WIC-Medicaid study is one of many at FNS – Special Supplemental Food Program for Women, Infants, and Children; Food and Nutrition Service
The WIC-Medicaid study is one of many products of the Food and Nutrition Service’s Office of Analysis and Evaluation (OAE). It demonstrates how research can provide timely, complete, and accurate information to policymakers.
In fact, the President’s budget cited the WIC-Medicaid study in requesting additional funds to expand WIC participation in fiscal year 1992.
The importance of evaluation in deciding funding levels and as a management tool to ensure that programs are doing their intended job led FNS to establish its research and analysis division in the late 1970s.
Today, OAE director Jan Lilja heads a professional team that manages a research budget of $17 million, including $5 million for WIC-related research.
“The credibility of the WIC-Medicaid findings reflects careful advance planning and labor-intensive data analysis,” says Lilja.
“From the point of view of statistical complexity, WIC-Medicaid was unique,” she says. “In each state, we had to match three different databases, kept in different ways.
“We had to deal with differences in how Medicaid and WIC are administered and documented in order to known which findings were comparable. And we had to distinguish between cost savings due to WIC and those due to prenatal care.
“This required sophisticated analytic techniques and it required exceptional support from state cooperators. The results were a clear showing that WIC participation by pregnant, low-income women leads to healthier mothers and babies and Medicaid savings.”
Of great interest to many groups
Lilja points out that interest in the WIC-Medicaid study extends beyond USDA and the cost implications for Medicaid: “The study is of great interest to all those persons and organizations working to reduce infant mortality and improve the health and welfare of children at risk.”
An initial printing of 1,000 copies did not begin to meet requests, she says. Several states did their own printings, and some distributed copies to their entire state legislatures.
FNS also provided briefings at the request of committees of the U.S. Congress, the federal Office of Management and Budget, the Department of Health and Human Services’ Low Birthweight Prevention Work-group, the National Association of WIC Directors, regional meetings of WIC agencies and Maternal and Child Health Programs, and other agencies and organizations.
As additional funds allow WIC to target more benefits to young children, OAE is addressing a new research challenge. The narrowly focused WIC-Medicaid study shed light on one aspect of the program, but much less is known about WIC’s effect on children.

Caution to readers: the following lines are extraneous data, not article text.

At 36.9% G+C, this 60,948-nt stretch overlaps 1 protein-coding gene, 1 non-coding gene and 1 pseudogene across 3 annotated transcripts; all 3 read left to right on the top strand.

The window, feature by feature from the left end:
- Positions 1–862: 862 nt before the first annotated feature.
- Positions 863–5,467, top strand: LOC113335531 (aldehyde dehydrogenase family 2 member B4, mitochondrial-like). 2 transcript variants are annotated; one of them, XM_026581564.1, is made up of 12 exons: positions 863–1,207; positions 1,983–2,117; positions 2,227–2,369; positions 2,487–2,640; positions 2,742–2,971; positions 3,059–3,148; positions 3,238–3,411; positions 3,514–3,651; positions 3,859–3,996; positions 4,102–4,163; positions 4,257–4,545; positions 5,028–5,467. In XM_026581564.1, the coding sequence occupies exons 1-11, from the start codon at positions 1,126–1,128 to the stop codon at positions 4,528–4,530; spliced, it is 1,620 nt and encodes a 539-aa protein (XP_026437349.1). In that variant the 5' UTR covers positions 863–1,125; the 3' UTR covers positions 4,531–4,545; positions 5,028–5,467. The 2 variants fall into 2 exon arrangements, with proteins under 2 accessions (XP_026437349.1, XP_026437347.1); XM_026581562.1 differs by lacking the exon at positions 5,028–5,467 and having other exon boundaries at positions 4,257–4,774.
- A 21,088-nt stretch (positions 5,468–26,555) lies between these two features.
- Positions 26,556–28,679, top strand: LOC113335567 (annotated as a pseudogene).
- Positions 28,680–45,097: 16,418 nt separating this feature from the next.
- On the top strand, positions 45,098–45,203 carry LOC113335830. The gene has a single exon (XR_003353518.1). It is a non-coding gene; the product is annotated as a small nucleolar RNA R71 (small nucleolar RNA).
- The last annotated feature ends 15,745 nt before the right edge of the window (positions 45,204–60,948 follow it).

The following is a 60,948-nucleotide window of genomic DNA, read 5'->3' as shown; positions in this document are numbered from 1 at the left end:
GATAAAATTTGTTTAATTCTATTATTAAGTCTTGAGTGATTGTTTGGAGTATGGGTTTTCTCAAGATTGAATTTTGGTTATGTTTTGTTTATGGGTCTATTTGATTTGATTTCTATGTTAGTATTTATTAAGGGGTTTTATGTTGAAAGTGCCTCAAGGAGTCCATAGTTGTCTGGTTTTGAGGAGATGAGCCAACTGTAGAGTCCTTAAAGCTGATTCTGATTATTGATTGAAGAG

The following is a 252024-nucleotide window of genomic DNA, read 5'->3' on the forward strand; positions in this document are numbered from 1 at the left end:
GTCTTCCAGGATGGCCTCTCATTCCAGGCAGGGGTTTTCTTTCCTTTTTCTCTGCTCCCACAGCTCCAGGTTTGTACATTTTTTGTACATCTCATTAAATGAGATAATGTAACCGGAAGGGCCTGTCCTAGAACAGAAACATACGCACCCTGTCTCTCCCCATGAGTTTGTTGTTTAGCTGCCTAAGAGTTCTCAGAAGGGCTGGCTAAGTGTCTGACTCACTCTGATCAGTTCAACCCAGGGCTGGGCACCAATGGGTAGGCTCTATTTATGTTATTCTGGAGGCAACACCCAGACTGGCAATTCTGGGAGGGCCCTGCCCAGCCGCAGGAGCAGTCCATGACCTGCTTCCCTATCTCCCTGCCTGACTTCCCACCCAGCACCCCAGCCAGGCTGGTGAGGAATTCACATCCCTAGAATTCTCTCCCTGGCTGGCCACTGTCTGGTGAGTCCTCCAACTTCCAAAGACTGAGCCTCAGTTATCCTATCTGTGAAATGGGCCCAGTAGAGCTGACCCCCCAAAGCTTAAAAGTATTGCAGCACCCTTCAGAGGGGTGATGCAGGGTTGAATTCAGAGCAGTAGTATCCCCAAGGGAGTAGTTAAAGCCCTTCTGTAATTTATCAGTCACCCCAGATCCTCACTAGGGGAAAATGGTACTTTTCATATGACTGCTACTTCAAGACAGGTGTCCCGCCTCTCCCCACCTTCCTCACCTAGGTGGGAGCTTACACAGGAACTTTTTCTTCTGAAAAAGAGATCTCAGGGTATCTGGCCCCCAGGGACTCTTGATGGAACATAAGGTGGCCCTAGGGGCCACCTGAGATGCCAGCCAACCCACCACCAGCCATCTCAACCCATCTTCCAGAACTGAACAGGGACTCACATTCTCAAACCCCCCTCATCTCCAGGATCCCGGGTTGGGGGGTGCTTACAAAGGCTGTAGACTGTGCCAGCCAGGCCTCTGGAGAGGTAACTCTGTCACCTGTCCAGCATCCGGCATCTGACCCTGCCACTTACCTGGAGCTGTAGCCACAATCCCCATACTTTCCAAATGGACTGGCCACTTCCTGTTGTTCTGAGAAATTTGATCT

“We have begun work on a study of WIC’s impact on children,” says Lilja. “Potentially, this could be the largest evaluation we have ever done. It’s an opportunity to answer many questions of concern both to health research and to educational studies that follow children over a period of years.”
She says the ‘child impact’ study has already galvanized the interest of Head Start, Environmental Protection Agency staff concerned with lead poisoning among children, the Centers for Disease Control, and other federal and non-federal agencies and programs.
“The challenge will be to meet our primary goals of evaluation and to satisfy other interests at the same time. We are laying the groundwork very carefully to ensure solid data,” says Lilja.
A field test of two research designs was recently completed to test data collection procedures and ways to implement the study.
Studies provide valuable information
Through these and other studies of WIC and other food assistance programs, OAE continues to supply information that affects all aspects of program funding and operation.
The studies identify what works and what doesn’t how to target benefits where the need is greatest, what is cost effective and what isn’t, and how to intervene with high-risk populations.
“It’s easy to appreciate the upfront role of WIC nutritionists who weight and measure babies, refere them for shots, prescribe food packages, and advise moms on good nutrition,” says Lilja.
“The research that backs up this wonderful first line of workers is less visible. Yet, when government policies involve a tradeoff between competing interests, good numbers are the basis for effective advocacy.
“Everyone wants healthy babies and children. We are proud that our study shows conclusively WIC’s important contribution to reaching that goal.”
COPYRIGHT 1992 U.S. Government Printing Office
COPYRIGHT 2004 Gale Group